U.S., China Discuss Possible North Korea Nuclear Talks

Global Security Newswire Staff
Add to Briefcase
See more stories about...
Global Security Newswire Staff
Sept. 11, 2013, 7:02 a.m.

U.S. and Chinese dip­lo­mats on Wed­nes­day dis­cussed ef­forts by Beijing to re­in­vig­or­ate a long-para­lyzed pro­cess aimed at shut­ter­ing North Korea’s nuc­le­ar weapons pro­gram, the Yon­hap News Agency re­por­ted.

In Beijing, Glyn Dav­ies, the Obama ad­min­is­tra­tion’s spe­cial en­voy for North Korea policy, met with his Chinese coun­ter­part, Wu Da­wei. China wants the United States to take part in semi-form­al talks that it has pro­posed host­ing next week with four ad­di­tion­al na­tions: Ja­pan, both Koreas and Rus­sia.

The six-party talks are aimed at con­vin­cing North Korea to per­man­ently close its nuc­le­ar weapons pro­gram in ex­change for con­sid­er­able for­eign-eco­nom­ic as­sist­ance and in­ter­na­tion­al-se­cur­ity guar­an­tees. Wash­ing­ton and Seoul con­tend that Py­ongy­ang has shown no sin­cere will­ing­ness to de­nuc­lear­ize, and thus ne­go­ti­ations at this time likely would be un­pro­duct­ive.

Chinese For­eign Min­istry spokes­man Hong Lei said dis­cus­sions are still tak­ing place around Beijing’s pro­pos­al to hold the so-called Track 1.5 talks on Sept. 18. “Talks are still on­go­ing,” the spokes­man said. “We will re­lease rel­ev­ant in­form­a­tion in due course.”

Mean­while, an inter-Korean busi­ness com­plex in North Korea that has been closed since the erup­tion of Korean Pen­in­sula ten­sions this spring is slated to be­gin op­er­at­ing again next week, CNN re­por­ted.

“Com­pan­ies will be­gin re-opeation from Sept. 16 on a test run,” the South Korean Uni­fic­a­tion Min­istry said in a state­ment.

Sep­ar­ately, the South Korean De­fense Min­istry plans to dis­play its new pre­ci­sion-guided cruise mis­sile in a parade in the South Korean cap­it­al in Oc­to­ber, Agence France-Presse re­por­ted on Wed­nes­day.

The do­mest­ic­ally de­signed Hyeon­mu 3 mis­sile was de­veloped for pos­sible pre­ci­sion strikes on North Korea’s stra­tegic as­sets. In the last year South Korea began field­ing it on its war­ships.

Yang Moo-jin, a pro­fess­or at the Seoul-based Uni­versity of North Korean Stud­ies, is leery that the high-pro­file dis­play of the cruise mis­sile could ant­ag­on­ize Py­ongy­ang and sour bi­lat­er­al re­la­tions that have gradu­ally im­proved since the spring.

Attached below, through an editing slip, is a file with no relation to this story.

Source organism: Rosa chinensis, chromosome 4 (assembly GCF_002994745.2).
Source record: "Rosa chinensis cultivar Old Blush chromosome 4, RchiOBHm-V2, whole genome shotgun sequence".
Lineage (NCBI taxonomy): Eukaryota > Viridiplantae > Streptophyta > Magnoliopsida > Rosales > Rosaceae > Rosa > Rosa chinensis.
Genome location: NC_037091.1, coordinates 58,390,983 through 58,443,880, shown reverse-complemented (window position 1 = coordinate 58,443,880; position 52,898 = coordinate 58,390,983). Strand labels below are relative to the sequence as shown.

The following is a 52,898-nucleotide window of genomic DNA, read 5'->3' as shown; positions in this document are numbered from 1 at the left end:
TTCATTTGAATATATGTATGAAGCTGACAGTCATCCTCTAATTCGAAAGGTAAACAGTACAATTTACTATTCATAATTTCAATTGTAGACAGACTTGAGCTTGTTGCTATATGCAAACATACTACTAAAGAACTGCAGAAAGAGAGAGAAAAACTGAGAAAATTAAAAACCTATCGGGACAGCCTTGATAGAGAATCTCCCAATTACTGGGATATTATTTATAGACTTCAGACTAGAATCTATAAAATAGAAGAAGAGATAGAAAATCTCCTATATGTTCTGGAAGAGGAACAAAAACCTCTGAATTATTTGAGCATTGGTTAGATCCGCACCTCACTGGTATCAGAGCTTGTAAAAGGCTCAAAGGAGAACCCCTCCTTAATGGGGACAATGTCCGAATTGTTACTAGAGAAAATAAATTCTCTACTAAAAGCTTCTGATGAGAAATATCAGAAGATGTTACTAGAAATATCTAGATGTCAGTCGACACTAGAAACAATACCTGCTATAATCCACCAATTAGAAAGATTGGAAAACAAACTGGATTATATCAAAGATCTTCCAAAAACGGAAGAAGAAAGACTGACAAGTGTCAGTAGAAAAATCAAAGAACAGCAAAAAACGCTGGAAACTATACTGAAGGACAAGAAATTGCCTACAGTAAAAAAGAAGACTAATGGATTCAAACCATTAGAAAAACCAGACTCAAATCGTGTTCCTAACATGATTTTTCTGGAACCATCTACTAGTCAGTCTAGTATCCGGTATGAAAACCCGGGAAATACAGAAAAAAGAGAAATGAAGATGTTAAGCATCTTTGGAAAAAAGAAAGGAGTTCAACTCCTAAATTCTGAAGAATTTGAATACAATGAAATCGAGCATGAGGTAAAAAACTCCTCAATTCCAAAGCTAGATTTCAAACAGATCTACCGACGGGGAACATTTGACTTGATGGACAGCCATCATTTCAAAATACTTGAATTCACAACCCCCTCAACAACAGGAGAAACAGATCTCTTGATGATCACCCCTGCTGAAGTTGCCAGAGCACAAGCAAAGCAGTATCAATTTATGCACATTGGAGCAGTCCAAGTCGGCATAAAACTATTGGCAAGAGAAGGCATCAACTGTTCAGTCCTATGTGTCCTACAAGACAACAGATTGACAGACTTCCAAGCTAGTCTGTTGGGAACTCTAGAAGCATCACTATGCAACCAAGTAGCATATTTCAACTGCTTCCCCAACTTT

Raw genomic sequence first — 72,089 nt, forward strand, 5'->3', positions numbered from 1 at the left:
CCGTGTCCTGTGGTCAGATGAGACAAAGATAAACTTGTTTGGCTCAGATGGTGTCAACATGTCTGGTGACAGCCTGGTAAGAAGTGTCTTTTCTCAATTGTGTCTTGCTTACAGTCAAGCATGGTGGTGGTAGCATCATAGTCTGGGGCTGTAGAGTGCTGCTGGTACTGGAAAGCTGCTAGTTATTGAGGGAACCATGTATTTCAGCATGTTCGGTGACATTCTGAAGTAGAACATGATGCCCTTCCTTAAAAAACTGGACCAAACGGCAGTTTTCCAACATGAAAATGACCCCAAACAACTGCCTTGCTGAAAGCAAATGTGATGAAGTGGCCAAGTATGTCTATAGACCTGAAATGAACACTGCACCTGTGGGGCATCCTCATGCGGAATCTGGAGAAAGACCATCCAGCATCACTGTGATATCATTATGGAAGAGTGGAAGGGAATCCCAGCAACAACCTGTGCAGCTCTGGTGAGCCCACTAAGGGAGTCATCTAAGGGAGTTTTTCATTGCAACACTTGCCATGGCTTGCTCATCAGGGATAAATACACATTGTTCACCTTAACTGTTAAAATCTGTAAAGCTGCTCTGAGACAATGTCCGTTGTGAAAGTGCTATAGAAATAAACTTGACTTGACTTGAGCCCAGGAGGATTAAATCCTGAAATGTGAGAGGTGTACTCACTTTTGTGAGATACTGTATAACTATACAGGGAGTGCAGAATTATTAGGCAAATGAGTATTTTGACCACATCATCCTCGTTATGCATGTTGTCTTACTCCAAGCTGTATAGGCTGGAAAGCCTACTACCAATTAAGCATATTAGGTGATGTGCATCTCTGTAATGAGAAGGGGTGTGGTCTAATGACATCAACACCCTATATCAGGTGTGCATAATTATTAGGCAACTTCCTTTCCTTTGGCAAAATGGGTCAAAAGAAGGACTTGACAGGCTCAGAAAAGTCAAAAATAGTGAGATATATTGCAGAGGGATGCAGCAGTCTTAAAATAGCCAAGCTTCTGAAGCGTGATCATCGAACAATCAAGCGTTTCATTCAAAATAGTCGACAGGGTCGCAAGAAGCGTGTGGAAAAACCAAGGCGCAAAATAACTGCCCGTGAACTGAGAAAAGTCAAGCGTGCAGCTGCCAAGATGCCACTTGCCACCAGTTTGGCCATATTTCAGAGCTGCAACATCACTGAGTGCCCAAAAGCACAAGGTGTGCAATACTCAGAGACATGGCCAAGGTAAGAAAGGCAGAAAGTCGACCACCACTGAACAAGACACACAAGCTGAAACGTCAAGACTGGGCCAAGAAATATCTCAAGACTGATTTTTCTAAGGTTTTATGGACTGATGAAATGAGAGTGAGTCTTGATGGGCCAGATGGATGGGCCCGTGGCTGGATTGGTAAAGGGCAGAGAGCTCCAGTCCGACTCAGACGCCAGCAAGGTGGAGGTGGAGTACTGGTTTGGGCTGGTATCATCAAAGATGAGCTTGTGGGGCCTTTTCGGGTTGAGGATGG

“In light of the cur­rent situ­ation, a low-key event is more de­sir­able than a large-scale parade which is likely to ir­rit­ate the North,” the aca­dem­ic said.

What We're Following See More »
John Glenn Dead at 95
10 hours ago
House Approves Spending Bill
12 hours ago

The House has completed it's business for 2016 by passing a spending bill which will keep the government funded through April 28. The final vote tally was 326-96. The bill's standing in the Senate is a bit tenuous at the moment, as a trio of Democratic Senators have pledged to block the bill unless coal miners get a permanent extension on retirement and health benefits. The government runs out of money on Friday night.

Senate Approves Defense Bill
13 hours ago

The Senate passed the National Defense Authorization Act today, sending the $618 billion measure to President Obama. The president vetoed the defense authorization bill a year ago, but both houses could override his disapproval this time around.

Trump Chooses Hardee’s/Carl’s Jr CEO as Labor Sec
15 hours ago
Trump Cabinet Full of TPP Supporters
15 hours ago

"President-elect Donald Trump railed against the Trans-Pacific Partnership on his way to winning the White House and has vowed immediately to withdraw the U.S. from the 12-nation accord. Several of his cabinet picks and other early nominees to top posts, however, have endorsed or spoken favorably about the trade pact, including Iowa Gov. Terry Branstad, announced Wednesday as Mr. Trump’s pick for ambassador to China, and retired Marine Gen. James Mattis, Mr. Trump’s pick to head the Department of Defense."


Welcome to National Journal!

You are currently accessing National Journal from IP access. Please login to access this feature. If you have any questions, please contact your Dedicated Advisor.